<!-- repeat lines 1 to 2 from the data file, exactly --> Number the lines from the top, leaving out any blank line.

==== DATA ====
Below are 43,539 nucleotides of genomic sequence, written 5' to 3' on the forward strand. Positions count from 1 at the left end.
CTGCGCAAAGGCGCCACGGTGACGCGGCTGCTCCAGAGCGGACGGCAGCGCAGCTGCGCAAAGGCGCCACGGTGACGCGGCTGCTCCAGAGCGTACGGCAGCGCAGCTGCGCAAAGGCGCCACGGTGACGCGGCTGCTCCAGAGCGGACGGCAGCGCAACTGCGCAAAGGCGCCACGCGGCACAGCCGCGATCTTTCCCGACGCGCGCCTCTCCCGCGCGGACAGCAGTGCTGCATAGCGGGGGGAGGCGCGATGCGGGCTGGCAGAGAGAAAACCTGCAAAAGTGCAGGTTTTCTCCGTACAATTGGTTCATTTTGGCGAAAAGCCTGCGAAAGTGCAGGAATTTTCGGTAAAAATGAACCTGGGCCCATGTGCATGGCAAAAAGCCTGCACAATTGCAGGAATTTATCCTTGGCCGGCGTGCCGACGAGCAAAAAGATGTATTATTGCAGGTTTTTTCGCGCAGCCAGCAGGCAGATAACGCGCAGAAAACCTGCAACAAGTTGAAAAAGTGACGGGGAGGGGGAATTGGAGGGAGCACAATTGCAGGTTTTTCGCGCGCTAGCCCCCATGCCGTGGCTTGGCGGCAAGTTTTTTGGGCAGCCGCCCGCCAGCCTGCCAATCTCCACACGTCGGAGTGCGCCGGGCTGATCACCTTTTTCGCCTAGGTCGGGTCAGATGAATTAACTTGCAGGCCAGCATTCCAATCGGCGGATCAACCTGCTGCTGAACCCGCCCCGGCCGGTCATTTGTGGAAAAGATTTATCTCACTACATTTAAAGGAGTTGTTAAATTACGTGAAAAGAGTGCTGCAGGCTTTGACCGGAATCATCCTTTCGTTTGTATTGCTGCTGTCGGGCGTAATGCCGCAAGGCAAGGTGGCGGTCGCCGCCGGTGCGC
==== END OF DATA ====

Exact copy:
Below are 43,539 nucleotides of genomic sequence, written 5' to 3' on the forward strand. Positions count from 1 at the left end.
CTGCGCAAAGGCGCCACGGTGACGCGGCTGCTCCAGAGCGGACGGCAGCGCAGCTGCGCAAAGGCGCCACGGTGACGCGGCTGCTCCAGAGCGTACGGCAGCGCAGCTGCGCAAAGGCGCCACGGTGACGCGGCTGCTCCAGAGCGGACGGCAGCGCAACTGCGCAAAGGCGCCACGCGGCACAGCCGCGATCTTTCCCGACGCGCGCCTCTCCCGCGCGGACAGCAGTGCTGCATAGCGGGGGGAGGCGCGATGCGGGCTGGCAGAGAGAAAACCTGCAAAAGTGCAGGTTTTCTCCGTACAATTGGTTCATTTTGGCGAAAAGCCTGCGAAAGTGCAGGAATTTTCGGTAAAAATGAACCTGGGCCCATGTGCATGGCAAAAAGCCTGCACAATTGCAGGAATTTATCCTTGGCCGGCGTGCCGACGAGCAAAAAGATGTATTATTGCAGGTTTTTTCGCGCAGCCAGCAGGCAGATAACGCGCAGAAAACCTGCAACAAGTTGAAAAAGTGACGGGGAGGGGGAATTGGAGGGAGCACAATTGCAGGTTTTTCGCGCGCTAGCCCCCATGCCGTGGCTTGGCGGCAAGTTTTTTGGGCAGCCGCCCGCCAGCCTGCCAATCTCCACACGTCGGAGTGCGCCGGGCTGATCACCTTTTTCGCCTAGGTCGGGTCAGATGAATTAACTTGCAGGCCAGCATTCCAATCGGCGGATCAACCTGCTGCTGAACCCGCCCCGGCCGGTCATTTGTGGAAAAGATTTATCTCACTACATTTAAAGGAGTTGTTAAATTACGTGAAAAGAGTGCTGCAGGCTTTGACCGGAATCATCCTTTCGTTTGTATTGCTGCTGTCGGGCGTAATGCCGCAAGGCAAGGTGGCGGTCGCCGCCGGTGCGC